In the October issue of The Oncology Nurse-APN/PA (TON), we feature a wide variety of articles aimed at helping our readers stay informed on important issues relevant to nurses, navigators, and advanced practice providers as they care for patients with cancer.
This issue begins with an interview with Traci L. Clark, RN, BSN, OCN, PHN, Oncology Nurse, Stanford Cancer Center and Palo Alto Medical Foundation, Bay Area, CA (see here).
“I find it very rewarding to help calm patients’ fears and explain the information in a way that is accurate and beneficial,” she said.
As with every issue, you will also find highlights from recent oncology meetings, where experts discussed results from clinical trials evaluating new treatment approaches for patients with cancer.
At the American Society of Breast Surgeons 22nd Annual Meeting, experts presented data from a study showing that Medicaid expansion under the Affordable Care Act led to significant increases in breast reconstruction surgery among non-Hispanic black women and women with lower income and education levels (see here).
“The continued lack of racial parity in states without expansion suggests that a reduction in Medicaid access will negatively impact the gains achieved and should raise caution in today’s shifting sociopolitical environment,” said Sharon Lum, MD, Chair, Department of Surgery, Loma Linda University Health, and Medical Director, Loma Linda University Breast Health Center, CA, and lead investigator of the study.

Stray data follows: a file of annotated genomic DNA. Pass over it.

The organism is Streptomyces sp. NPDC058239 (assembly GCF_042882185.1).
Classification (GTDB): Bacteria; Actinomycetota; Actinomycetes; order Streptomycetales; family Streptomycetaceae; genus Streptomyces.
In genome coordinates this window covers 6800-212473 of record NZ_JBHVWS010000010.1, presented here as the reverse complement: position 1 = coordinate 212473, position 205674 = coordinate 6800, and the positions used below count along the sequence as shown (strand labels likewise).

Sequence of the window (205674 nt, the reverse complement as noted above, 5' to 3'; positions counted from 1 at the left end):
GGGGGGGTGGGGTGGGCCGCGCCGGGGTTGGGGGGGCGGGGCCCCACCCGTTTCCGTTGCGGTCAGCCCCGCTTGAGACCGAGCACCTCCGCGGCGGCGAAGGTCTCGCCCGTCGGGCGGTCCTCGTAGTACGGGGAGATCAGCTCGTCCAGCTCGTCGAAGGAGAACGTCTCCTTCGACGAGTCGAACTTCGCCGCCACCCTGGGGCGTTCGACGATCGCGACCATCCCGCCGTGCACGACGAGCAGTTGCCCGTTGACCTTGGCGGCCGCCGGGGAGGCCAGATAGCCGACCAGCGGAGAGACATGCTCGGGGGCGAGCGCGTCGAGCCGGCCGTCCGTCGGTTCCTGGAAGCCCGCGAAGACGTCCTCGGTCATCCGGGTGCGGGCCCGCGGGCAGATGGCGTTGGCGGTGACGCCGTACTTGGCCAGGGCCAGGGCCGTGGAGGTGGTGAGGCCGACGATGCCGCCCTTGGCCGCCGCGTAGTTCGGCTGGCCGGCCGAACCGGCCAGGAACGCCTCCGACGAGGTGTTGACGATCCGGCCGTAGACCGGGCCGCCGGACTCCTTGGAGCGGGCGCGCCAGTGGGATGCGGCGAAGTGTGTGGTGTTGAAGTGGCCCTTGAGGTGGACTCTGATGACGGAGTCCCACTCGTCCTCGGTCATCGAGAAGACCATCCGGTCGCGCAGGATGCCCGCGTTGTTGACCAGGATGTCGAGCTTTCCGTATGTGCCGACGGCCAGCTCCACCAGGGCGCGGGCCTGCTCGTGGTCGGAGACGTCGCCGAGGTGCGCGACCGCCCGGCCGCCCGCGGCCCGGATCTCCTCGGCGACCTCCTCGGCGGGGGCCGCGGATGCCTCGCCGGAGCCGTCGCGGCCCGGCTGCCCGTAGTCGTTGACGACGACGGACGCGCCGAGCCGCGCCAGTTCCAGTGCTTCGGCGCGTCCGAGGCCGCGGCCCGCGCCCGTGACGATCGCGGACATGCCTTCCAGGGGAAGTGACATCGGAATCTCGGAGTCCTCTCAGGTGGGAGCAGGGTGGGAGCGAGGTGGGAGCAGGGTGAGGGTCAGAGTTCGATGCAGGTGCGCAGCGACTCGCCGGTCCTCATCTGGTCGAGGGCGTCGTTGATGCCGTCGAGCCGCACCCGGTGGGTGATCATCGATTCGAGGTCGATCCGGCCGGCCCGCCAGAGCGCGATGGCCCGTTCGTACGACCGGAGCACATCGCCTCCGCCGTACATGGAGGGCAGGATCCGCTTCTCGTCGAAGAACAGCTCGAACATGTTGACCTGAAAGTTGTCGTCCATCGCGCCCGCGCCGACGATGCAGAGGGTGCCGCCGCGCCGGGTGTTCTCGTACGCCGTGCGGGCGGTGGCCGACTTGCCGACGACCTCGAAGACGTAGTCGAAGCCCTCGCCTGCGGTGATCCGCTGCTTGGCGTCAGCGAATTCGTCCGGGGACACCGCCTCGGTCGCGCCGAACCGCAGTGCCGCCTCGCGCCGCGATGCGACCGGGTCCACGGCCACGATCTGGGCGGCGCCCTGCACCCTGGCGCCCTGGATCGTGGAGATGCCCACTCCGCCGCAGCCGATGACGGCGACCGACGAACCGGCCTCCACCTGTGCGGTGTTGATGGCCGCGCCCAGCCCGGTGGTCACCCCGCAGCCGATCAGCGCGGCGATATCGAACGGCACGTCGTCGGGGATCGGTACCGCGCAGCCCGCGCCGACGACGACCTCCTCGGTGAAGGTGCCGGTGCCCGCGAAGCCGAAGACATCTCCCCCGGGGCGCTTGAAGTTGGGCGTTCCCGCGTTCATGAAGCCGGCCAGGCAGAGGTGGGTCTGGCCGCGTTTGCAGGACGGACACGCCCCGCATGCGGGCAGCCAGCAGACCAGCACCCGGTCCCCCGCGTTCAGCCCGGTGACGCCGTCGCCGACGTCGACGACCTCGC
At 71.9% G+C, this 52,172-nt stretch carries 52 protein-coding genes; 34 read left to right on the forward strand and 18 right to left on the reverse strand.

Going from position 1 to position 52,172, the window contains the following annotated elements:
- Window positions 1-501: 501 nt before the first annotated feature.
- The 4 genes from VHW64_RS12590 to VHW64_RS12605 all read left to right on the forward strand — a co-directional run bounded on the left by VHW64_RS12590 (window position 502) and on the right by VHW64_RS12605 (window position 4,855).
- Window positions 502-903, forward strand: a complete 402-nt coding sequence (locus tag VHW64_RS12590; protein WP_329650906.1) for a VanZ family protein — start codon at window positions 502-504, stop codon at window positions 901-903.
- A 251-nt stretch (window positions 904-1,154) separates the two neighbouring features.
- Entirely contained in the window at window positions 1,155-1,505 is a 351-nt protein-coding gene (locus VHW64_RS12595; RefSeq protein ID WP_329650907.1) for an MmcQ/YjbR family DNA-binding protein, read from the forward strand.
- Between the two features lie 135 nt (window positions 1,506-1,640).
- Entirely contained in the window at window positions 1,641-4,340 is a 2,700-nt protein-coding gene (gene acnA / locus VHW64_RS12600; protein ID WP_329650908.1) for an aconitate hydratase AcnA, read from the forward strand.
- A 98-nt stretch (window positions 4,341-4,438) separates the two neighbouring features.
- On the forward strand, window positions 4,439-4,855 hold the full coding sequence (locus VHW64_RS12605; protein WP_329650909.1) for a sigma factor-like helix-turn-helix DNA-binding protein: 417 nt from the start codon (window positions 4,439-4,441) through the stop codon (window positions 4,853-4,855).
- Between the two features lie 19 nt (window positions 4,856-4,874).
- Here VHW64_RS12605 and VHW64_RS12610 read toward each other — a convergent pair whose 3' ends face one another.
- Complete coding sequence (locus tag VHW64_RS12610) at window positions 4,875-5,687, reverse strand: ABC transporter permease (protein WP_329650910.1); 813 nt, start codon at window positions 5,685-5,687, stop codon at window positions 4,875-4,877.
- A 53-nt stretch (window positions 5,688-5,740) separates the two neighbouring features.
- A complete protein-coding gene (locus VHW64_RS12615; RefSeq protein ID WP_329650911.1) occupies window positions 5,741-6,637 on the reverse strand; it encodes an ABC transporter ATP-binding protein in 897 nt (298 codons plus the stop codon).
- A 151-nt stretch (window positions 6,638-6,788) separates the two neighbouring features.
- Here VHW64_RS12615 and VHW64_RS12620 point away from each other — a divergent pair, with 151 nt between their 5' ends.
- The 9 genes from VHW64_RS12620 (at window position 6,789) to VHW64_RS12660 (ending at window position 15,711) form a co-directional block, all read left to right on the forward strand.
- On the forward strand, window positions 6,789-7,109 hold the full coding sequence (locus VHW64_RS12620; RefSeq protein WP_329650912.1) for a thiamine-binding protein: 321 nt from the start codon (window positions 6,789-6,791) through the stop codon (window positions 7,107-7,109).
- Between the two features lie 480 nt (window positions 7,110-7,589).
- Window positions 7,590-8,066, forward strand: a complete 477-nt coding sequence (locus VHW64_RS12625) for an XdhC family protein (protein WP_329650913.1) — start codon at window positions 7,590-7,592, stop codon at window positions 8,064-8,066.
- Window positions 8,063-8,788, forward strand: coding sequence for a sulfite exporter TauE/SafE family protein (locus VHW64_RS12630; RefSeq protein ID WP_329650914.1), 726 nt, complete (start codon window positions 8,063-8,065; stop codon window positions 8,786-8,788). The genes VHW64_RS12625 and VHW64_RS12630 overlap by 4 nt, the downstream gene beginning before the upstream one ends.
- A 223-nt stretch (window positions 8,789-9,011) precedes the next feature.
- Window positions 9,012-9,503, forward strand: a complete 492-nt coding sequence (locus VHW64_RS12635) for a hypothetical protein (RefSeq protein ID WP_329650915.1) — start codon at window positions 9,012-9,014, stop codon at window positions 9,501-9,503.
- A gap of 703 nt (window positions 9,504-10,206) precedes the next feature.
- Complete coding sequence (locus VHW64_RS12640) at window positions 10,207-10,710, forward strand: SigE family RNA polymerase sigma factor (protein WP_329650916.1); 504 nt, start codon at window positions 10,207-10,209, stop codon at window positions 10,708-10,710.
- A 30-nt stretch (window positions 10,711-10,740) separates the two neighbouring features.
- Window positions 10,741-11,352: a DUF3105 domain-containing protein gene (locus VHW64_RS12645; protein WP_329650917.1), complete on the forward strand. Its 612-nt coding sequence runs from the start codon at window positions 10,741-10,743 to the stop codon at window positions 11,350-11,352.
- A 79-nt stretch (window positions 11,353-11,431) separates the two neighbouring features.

In a presentation at the American Society of Clinical Oncology (ASCO) 2021 virtual annual meeting, investigators discussed encouraging results from a phase 3 clinical trial that evaluated the safety and efficacy of pembrolizumab after surgery in patients with high-risk, clear-cell renal-cell carcinoma (see here).
“Given the success of pembrolizumab in the KEYNOTE-564 trial, this population may soon have a new standard of care,” said Julie R. Gralow, MD, FACP, FASCO, ASCO Chief Medical Officer and Executive Vice President, at a premeeting press conference.
In a separate presentation at the meeting, Evan J. Lipson, MD, Associate Professor, Medical Oncology, Melanoma and Cancer Immunology Programs, The Sidney Kimmel Comprehensive Cancer Center, Johns Hopkins University School of Medicine, Baltimore, MD, suggested that combination therapy with relatlimab and nivolumab may soon become the new standard of care for previously untreated patients with advanced melanoma (see here).
Additional topics in this issue include safety and efficacy data on novel agents that are being used to improve outcomes in patients with non–small-cell lung cancer (see here) and prostate cancer (see here).
We also provide readers with an overview of recent FDA approvals for a variety of new and existing anticancer drugs.
As always, we hope that you will enjoy this issue of TON, and we invite you to visit www.TheOncologyNurse.com to share your feedback with us. You can also send an e-mail with any questions or comments you may have to info@TheOncologyNurse.com.
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